The best approach is to get connected to a professor from a conference you attended and/or spoke too, or a colleague of your current professors. Getting in contact with a current graduate student in a lab is also a good way to see if you would be a good match for that professor’s research.

When I get a call from one of my colleagues saying, “This student is awesome.” I go out of my way to look out for that application and share that knowledge with my nice colleagues. If I see a student present at a conference and I like their work or simply like the way the student presents themselves, I will approach them. I am just as happy when I am making a presentation and students approach me. The fact that students attend professional conferences in their discipline and have their work presented there, even if it’s a poster presentation, makes these students stand out above from even all the competing perfect grade point average(GPA),  standardized test scoring students.

This brings up another issue, what do you do if your GPA is not stellar?  Is this a death sentence? No!  So, you puked in math your freshman year, so what?  We all know that the life transitions from high school to college can be a punch in the face for many students. We look for growth and improvement and so should you! You should strive for this, rather than wasting your time on useless professor rating websites venting your frustrations or dwelling on that one lousy grade. It’s not a life!

The personal statement essay and application process:

Your application essay should take on issues like this head on and tell us how you have grown and learned about yourself. We review the official transcripts and want to see students take accountability for all aspects of their lives. This shows us you are open and willing to present an honest accounting of your past, which makes us think that the future aspirations you discuss in your essay are true and from the heart.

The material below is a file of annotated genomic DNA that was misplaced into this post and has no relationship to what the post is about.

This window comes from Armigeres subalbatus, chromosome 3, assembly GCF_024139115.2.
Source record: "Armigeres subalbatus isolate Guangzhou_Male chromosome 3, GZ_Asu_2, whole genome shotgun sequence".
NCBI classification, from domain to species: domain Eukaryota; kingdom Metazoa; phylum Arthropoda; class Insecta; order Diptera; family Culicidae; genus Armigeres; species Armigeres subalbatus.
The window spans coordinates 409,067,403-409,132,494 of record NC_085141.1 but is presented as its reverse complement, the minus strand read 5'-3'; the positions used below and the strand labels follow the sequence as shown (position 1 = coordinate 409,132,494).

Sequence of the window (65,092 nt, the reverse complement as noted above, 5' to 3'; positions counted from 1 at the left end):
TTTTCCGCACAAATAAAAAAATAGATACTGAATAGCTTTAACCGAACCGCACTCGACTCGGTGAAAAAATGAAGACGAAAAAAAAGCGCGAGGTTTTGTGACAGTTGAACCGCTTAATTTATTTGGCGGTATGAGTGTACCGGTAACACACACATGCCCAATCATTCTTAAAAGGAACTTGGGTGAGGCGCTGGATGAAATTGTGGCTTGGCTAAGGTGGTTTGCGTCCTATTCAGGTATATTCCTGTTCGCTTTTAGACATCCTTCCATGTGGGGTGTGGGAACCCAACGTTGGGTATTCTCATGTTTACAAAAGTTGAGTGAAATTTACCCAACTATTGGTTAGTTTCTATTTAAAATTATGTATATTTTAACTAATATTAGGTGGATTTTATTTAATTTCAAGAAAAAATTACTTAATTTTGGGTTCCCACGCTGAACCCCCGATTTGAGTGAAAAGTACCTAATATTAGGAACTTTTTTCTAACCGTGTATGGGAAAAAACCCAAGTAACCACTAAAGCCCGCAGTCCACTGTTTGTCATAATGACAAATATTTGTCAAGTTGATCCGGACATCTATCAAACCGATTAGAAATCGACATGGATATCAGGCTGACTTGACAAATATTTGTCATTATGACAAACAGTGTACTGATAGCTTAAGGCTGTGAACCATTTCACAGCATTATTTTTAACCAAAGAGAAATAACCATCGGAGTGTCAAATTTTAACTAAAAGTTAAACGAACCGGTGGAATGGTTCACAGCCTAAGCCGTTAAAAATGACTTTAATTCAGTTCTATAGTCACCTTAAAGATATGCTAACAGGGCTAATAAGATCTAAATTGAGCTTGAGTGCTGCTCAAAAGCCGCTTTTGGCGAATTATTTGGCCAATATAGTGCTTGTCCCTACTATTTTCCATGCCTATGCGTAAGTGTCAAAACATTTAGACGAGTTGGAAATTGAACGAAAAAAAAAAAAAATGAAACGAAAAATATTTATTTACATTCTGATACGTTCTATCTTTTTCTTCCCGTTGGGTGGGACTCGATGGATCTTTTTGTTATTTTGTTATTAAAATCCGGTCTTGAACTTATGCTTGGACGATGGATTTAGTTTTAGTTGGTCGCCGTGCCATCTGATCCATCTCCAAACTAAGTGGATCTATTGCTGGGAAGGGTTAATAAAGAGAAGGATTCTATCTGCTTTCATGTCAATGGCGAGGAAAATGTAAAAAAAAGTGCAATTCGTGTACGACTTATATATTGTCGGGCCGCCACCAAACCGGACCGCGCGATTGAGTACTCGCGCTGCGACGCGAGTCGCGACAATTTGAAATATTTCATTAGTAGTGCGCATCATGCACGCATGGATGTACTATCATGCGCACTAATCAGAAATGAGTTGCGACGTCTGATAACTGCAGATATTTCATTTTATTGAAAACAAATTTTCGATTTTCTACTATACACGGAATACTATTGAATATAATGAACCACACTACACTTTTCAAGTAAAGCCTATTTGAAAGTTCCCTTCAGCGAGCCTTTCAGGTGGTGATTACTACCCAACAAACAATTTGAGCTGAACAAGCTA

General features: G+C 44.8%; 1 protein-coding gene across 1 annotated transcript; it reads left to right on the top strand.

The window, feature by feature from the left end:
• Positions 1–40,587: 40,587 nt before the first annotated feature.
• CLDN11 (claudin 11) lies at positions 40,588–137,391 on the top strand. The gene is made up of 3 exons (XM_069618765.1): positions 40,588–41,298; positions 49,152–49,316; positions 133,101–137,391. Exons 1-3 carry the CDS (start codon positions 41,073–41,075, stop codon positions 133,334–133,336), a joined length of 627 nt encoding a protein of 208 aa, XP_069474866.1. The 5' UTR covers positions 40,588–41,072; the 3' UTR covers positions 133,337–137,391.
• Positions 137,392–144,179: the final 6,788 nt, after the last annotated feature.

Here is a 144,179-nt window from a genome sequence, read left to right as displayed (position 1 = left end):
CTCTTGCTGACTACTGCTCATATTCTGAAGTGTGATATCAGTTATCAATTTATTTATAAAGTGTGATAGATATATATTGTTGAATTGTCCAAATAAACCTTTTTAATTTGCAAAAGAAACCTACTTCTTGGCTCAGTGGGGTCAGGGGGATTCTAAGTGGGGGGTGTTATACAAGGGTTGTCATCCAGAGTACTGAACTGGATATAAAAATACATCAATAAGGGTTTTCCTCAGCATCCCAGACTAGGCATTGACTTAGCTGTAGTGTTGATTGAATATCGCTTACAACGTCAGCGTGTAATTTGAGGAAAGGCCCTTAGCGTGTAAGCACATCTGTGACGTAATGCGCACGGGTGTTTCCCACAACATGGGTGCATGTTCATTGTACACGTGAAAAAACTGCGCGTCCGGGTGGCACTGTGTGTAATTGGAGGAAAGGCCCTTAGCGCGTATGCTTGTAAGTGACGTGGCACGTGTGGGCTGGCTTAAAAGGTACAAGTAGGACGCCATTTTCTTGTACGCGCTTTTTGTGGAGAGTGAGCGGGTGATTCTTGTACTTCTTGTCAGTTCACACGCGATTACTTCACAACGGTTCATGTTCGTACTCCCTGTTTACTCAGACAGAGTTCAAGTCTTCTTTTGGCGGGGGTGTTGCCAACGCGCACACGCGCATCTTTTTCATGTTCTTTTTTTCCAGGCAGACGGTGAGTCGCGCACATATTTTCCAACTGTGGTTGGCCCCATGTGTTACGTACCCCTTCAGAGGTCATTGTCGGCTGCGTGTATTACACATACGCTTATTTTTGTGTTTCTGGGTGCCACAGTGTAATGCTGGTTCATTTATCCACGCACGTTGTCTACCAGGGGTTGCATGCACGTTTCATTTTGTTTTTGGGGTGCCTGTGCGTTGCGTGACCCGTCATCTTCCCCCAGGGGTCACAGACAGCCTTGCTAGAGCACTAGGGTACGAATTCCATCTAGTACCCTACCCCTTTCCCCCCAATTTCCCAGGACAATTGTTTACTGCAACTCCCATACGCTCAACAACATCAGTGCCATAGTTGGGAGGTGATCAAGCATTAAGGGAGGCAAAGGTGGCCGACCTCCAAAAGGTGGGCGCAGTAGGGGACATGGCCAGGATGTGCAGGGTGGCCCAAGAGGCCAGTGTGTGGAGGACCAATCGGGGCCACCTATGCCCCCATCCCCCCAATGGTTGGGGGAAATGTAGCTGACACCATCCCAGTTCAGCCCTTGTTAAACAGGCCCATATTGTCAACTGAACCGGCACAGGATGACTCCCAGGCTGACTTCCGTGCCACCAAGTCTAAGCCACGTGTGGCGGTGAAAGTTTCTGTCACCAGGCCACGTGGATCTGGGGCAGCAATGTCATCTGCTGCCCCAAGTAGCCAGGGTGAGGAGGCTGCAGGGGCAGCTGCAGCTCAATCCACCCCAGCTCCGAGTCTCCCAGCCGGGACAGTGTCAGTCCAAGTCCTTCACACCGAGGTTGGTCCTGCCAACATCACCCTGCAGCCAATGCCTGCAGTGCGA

We ask, “why you want to go to graduate school?”

One response I have seen said, “I don’t like making deadlines, so I prefer not to get a real job.”

Yipes! Students in graduate school have plenty of deadlines and need to be adept at multitasking. We choose teaching assistants who exhibit a genuine desire to teach and mentor students and those who will know that timely feedback on graded assignments and laboratory reports is essential.

We look for students that aren’t afraid to try different research approaches, students who don’t give up and know trial and error is part of research and most importantly, students who manage their time well. Doing things last minute or spending a few minutes doing an assignment right before meeting with the Professor is not cool. Professors have eyes in the back of our heads. We know how much time and effort someone put into a task. This also applies to completing your applications. If you wait until the last minute to submit your application and expect letters of recommendation, you are stressing out your letter writers. How can they tell a story of how organized and professional you are, if you don’t even provide them enough notice to write a letter? Furthermore, your application will not make it to the reviewing department for the program you selected, until all your application materials are received by the admissions office. This means that your incomplete application sits idle, while the competition is running ahead and having their applications reach the hands of the faculty reviewers. No school will hold up the review process for a few applications sitting incomplete in a holding pattern.

Let’s talk about choosing letter writers. Having a professor write that you got an “A” in their class is not really useful. We can see that on the student’s transcript. Try to get people you worked for during internships, professors you have worked for, or professors that know you from your advanced coursework or senior capstone design. We want to hear about your interactions with others, your accomplishments, your ability to conduct independent tasks and your ability to seek out and utilize resources.